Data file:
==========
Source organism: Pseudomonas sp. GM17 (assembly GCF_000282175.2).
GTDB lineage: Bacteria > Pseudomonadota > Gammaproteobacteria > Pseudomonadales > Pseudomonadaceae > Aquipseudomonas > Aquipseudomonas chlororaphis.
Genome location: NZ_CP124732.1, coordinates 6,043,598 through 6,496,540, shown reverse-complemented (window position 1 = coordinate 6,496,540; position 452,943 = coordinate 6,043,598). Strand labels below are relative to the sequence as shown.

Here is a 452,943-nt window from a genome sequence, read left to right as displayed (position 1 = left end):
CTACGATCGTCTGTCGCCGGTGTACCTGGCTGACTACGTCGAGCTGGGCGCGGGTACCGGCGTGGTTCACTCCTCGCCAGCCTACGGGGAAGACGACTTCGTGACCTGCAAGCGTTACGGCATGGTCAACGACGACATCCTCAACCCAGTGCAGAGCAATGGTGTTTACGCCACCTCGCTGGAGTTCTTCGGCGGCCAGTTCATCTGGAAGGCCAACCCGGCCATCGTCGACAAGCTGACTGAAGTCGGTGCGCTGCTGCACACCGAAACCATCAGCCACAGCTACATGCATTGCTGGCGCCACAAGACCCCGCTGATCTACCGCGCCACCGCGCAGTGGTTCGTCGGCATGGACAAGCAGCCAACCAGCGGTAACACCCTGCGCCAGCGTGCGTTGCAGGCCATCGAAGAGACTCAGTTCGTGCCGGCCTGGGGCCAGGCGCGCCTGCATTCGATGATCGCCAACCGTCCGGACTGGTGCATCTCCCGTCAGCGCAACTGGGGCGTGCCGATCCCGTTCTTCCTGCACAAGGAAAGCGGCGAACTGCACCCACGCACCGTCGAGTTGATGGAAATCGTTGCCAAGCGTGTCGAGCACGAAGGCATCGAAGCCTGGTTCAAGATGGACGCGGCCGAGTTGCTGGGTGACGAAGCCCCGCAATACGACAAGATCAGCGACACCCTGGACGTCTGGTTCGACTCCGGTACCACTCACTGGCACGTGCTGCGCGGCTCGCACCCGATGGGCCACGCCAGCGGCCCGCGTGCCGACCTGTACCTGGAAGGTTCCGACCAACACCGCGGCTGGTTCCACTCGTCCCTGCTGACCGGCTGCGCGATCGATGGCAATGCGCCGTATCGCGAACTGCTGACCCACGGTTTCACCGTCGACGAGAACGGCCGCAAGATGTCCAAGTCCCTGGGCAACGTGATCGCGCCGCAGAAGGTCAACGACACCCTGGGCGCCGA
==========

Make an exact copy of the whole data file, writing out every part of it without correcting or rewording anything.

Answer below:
Source organism: Pseudomonas sp. GM17 (assembly GCF_000282175.2).
GTDB lineage: Bacteria > Pseudomonadota > Gammaproteobacteria > Pseudomonadales > Pseudomonadaceae > Aquipseudomonas > Aquipseudomonas chlororaphis.
Genome location: NZ_CP124732.1, coordinates 6,043,598 through 6,496,540, shown reverse-complemented (window position 1 = coordinate 6,496,540; position 452,943 = coordinate 6,043,598). Strand labels below are relative to the sequence as shown.

Here is a 452,943-nt window from a genome sequence, read left to right as displayed (position 1 = left end):
CTACGATCGTCTGTCGCCGGTGTACCTGGCTGACTACGTCGAGCTGGGCGCGGGTACCGGCGTGGTTCACTCCTCGCCAGCCTACGGGGAAGACGACTTCGTGACCTGCAAGCGTTACGGCATGGTCAACGACGACATCCTCAACCCAGTGCAGAGCAATGGTGTTTACGCCACCTCGCTGGAGTTCTTCGGCGGCCAGTTCATCTGGAAGGCCAACCCGGCCATCGTCGACAAGCTGACTGAAGTCGGTGCGCTGCTGCACACCGAAACCATCAGCCACAGCTACATGCATTGCTGGCGCCACAAGACCCCGCTGATCTACCGCGCCACCGCGCAGTGGTTCGTCGGCATGGACAAGCAGCCAACCAGCGGTAACACCCTGCGCCAGCGTGCGTTGCAGGCCATCGAAGAGACTCAGTTCGTGCCGGCCTGGGGCCAGGCGCGCCTGCATTCGATGATCGCCAACCGTCCGGACTGGTGCATCTCCCGTCAGCGCAACTGGGGCGTGCCGATCCCGTTCTTCCTGCACAAGGAAAGCGGCGAACTGCACCCACGCACCGTCGAGTTGATGGAAATCGTTGCCAAGCGTGTCGAGCACGAAGGCATCGAAGCCTGGTTCAAGATGGACGCGGCCGAGTTGCTGGGTGACGAAGCCCCGCAATACGACAAGATCAGCGACACCCTGGACGTCTGGTTCGACTCCGGTACCACTCACTGGCACGTGCTGCGCGGCTCGCACCCGATGGGCCACGCCAGCGGCCCGCGTGCCGACCTGTACCTGGAAGGTTCCGACCAACACCGCGGCTGGTTCCACTCGTCCCTGCTGACCGGCTGCGCGATCGATGGCAATGCGCCGTATCGCGAACTGCTGACCCACGGTTTCACCGTCGACGAGAACGGCCGCAAGATGTCCAAGTCCCTGGGCAACGTGATCGCGCCGCAGAAGGTCAACGACACCCTGGGCGCCGA